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Director: David Hand
Release Date:
April 20, 1935
Rating:

Review:

The Robber Kitten © Walt Disney‘The Robber Kitten’ is one of the more annoying entries in the Silly Symphony series.

Being a Silly Symphony, its animation is top notch, especially the character animation of the little rascal Ambrose (or ‘Butch’ as he prefers to be called) and the experienced robber Dirty Bill. But, the story is slow-paced, childish and dripping with morality.

The setting is vague and pretty unconvincing: Bill is clad in a medieval Robin Hood-like costume, while Ambrose is clad in 17th century fashion. A much sillier world as that of ‘The Cookie Carnival’ was brought with much more bravado.

All too typical for the Silly Symphonies of the mid thirties, ‘The Robber Kitten’ is nothing more than beautifully animated pulp.

Watch ‘The Robber Kitten’ yourself and tell me what you think:

This is Silly Symphony No. 51
To the previous Silly Symphony: The Golden Touch
To the next Silly Symphony: Water Babies

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Director: Wilfred Jackson
Release Date: March 24, 1934
Rating: ★★
Review:

Funny Little Bunnies © Walt Disney‘Cute Little Bunnies’ would have been a better title for this easter short, for the bunnies are very cute, not funny.

In fact, “Funny Little Bunnies’ is so cute it can only have been meant for children. It makes one wonder what movies it was supposed to support in the theaters (surely no grim gangster thriller!).

Because everybody copied Disney at that time, other studios were copying this ‘new cuteness’ as well. Especially 1934 saw an explosion of Silly Symphonies imitating series, combining the appeal of color with sugary tales. Former Disney associate Ub Iwerks was the first, releasing his first Comicolor cartoon on December 23, 1933. He was followed by Max Fleischer (Color Classics, August 1934), MGM (Happy Harmonies, September), Van Beuren (Rainbow Parade, September), Columbia (Color Rhapsodies, November), and Walter Lantz (Cartune Classics, December). This resulted in a spread of cute (and severely unfunny) cartoons in the mid-thirties.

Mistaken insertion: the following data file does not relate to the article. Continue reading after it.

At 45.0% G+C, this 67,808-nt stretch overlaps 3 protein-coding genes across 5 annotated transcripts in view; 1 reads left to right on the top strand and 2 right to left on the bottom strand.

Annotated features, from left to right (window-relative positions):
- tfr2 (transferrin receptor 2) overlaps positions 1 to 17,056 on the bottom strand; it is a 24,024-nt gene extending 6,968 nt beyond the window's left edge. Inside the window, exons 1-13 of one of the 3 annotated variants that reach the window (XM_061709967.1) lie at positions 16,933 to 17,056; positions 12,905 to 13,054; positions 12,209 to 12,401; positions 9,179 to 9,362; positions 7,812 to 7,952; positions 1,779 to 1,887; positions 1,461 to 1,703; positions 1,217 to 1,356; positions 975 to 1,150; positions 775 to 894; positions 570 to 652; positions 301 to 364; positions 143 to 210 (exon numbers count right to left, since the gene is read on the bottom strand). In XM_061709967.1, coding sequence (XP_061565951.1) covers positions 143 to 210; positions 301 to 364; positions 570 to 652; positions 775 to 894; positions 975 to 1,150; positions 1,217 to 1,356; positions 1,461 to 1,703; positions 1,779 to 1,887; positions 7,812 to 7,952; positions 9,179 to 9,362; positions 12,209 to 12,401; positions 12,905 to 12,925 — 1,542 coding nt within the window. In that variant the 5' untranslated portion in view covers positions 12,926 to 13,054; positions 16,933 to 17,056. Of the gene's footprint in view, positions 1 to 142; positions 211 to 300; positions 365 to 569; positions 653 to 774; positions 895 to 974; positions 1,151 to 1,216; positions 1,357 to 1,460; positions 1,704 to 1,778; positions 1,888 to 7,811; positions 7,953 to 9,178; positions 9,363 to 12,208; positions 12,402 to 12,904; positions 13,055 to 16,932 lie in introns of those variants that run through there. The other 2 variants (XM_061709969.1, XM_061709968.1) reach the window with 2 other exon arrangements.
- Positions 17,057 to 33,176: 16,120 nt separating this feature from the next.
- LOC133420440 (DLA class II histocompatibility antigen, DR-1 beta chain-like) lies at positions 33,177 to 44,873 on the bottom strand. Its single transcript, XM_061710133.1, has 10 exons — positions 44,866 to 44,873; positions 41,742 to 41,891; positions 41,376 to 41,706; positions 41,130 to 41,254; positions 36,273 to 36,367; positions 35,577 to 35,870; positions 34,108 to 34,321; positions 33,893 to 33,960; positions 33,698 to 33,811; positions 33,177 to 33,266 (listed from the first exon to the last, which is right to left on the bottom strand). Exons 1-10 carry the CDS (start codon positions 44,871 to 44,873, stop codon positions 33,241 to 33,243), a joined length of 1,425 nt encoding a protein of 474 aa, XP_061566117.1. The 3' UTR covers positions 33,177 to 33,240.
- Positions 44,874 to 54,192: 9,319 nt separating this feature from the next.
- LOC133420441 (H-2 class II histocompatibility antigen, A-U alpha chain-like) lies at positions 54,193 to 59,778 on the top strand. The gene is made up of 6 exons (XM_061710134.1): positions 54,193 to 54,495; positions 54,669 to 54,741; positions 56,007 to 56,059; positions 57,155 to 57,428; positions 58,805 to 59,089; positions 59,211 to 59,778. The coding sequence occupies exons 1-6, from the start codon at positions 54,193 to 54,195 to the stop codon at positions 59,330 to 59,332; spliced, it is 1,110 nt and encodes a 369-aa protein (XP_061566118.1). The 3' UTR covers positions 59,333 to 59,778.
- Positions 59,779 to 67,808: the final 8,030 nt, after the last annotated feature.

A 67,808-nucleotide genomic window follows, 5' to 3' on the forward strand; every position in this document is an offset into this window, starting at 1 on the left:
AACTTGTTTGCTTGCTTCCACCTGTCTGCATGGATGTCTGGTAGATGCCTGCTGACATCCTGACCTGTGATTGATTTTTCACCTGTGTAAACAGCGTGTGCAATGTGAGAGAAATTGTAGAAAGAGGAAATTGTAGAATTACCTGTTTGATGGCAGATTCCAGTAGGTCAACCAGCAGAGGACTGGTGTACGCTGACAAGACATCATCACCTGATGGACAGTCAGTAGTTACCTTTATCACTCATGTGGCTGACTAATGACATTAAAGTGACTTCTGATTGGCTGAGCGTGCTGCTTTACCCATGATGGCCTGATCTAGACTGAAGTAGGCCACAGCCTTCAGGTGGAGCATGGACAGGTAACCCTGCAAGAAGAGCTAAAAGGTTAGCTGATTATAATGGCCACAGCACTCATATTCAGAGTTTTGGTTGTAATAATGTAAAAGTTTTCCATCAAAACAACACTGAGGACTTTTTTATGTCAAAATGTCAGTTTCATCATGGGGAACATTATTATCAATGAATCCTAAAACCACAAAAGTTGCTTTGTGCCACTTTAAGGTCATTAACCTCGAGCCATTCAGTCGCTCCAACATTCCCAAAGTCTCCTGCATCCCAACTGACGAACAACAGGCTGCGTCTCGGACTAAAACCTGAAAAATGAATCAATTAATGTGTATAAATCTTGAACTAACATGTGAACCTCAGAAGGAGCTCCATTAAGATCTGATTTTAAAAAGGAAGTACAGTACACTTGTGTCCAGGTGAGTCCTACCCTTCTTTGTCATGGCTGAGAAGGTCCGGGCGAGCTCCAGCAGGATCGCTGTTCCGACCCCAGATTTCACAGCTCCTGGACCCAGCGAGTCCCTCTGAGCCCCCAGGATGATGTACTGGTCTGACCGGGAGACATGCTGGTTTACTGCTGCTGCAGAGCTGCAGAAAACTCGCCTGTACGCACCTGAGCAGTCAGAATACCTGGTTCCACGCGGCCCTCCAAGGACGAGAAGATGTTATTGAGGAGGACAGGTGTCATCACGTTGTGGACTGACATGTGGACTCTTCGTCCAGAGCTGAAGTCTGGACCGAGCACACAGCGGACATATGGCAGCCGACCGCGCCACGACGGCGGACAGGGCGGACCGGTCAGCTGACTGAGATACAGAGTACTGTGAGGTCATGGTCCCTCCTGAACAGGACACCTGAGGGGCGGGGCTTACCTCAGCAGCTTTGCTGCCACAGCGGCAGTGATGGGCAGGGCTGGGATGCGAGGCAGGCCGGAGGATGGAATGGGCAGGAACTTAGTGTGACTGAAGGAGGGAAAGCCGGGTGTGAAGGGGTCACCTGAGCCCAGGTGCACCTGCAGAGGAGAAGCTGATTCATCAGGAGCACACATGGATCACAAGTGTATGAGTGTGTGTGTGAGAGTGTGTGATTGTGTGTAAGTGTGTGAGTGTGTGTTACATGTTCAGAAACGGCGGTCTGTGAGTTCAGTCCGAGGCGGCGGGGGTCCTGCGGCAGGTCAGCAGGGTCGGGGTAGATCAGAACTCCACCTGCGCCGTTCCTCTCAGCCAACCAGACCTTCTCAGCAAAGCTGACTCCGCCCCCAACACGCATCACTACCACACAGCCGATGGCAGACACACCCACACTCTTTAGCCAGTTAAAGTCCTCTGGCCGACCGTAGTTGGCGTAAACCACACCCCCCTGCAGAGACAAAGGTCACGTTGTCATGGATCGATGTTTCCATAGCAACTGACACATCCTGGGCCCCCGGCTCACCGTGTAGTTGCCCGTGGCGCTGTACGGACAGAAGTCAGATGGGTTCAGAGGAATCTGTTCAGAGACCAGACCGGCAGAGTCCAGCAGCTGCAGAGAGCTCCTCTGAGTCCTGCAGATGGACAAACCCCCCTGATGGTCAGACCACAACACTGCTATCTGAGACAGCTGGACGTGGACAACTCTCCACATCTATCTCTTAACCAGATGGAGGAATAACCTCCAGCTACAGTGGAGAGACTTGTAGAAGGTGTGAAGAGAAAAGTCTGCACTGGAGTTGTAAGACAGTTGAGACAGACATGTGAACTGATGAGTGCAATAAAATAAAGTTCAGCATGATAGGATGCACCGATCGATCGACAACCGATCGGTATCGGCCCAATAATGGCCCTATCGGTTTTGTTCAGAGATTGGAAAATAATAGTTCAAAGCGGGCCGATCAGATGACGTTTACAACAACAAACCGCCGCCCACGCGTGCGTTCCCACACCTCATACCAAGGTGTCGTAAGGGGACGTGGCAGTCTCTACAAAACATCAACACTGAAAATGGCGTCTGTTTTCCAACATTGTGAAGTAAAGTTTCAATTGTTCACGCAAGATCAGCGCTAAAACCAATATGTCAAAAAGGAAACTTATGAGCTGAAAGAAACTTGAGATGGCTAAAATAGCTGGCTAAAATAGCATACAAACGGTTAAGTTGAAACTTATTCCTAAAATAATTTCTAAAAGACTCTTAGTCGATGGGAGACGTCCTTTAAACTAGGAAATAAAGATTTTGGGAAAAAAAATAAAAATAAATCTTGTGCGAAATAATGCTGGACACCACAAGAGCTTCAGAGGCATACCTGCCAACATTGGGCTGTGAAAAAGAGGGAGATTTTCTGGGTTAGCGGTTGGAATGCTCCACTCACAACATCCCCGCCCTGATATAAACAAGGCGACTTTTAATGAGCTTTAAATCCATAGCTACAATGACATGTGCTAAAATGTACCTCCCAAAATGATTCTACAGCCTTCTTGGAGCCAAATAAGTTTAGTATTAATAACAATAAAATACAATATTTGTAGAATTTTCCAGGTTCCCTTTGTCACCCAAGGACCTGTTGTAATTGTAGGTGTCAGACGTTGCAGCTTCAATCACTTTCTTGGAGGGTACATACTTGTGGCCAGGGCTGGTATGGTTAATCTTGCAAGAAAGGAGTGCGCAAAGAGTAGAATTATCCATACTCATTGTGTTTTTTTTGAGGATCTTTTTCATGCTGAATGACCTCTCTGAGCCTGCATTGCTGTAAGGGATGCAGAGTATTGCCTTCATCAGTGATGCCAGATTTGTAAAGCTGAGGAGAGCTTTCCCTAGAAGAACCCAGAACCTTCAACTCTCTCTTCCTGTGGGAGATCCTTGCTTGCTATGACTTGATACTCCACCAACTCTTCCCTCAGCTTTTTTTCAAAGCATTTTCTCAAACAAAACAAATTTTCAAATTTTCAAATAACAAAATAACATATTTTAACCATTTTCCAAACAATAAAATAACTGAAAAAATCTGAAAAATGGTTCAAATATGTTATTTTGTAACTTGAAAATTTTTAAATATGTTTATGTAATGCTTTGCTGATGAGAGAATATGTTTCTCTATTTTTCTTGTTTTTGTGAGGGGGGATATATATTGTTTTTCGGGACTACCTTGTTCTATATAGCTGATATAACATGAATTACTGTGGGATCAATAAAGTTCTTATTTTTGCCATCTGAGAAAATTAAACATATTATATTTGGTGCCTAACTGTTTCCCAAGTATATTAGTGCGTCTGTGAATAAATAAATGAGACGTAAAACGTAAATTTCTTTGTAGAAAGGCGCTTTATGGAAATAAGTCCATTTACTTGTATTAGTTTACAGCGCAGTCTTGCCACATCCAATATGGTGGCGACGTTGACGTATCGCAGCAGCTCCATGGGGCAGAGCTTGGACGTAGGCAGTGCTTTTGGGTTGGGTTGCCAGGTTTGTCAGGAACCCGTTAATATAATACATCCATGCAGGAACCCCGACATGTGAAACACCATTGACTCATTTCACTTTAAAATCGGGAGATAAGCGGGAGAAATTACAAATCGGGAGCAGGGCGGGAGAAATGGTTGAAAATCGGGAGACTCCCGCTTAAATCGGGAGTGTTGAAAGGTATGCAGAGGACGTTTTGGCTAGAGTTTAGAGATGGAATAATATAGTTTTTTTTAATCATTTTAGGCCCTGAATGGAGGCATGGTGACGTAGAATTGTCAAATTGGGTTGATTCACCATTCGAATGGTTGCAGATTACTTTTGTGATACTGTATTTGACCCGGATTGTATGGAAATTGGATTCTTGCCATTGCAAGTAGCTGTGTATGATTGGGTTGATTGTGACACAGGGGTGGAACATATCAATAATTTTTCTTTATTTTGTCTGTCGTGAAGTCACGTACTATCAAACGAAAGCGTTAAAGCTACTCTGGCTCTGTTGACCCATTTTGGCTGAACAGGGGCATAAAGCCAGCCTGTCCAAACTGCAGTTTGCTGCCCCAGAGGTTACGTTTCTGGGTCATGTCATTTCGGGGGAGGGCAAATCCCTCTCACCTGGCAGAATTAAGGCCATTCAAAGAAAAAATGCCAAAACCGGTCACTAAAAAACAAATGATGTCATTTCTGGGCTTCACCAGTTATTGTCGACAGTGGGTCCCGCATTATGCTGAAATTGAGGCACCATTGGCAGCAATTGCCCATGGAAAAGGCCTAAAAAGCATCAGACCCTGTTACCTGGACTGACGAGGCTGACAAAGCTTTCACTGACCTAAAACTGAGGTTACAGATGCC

One is therefore particularly thankful that in the late thirties Tex Avery restored nonsense, wackiness and absurdism in the animated cartoon. These qualities Disney sometimes seemed to have forgotten during his pursuit for greater naturalism and beauty.

Notice how, for example, ‘Funny Little Bunnies’ uses animation to tell a story that cannot be told in live action, but how it tries to tell this story in the most conventional, ‘live action-like’ way. Especially the opening shot of this short is stunning, with two bunnies hopping realistically and lots of birds and butterflies flying around.

Watch ‘Funny Little Bunnies’ yourself and tell me what you think:

This is Silly Symphony No. 43
To the previous Silly Symphony: The Grasshopper and the Ants
To the next Silly Symphony: The Big Bad Wolf

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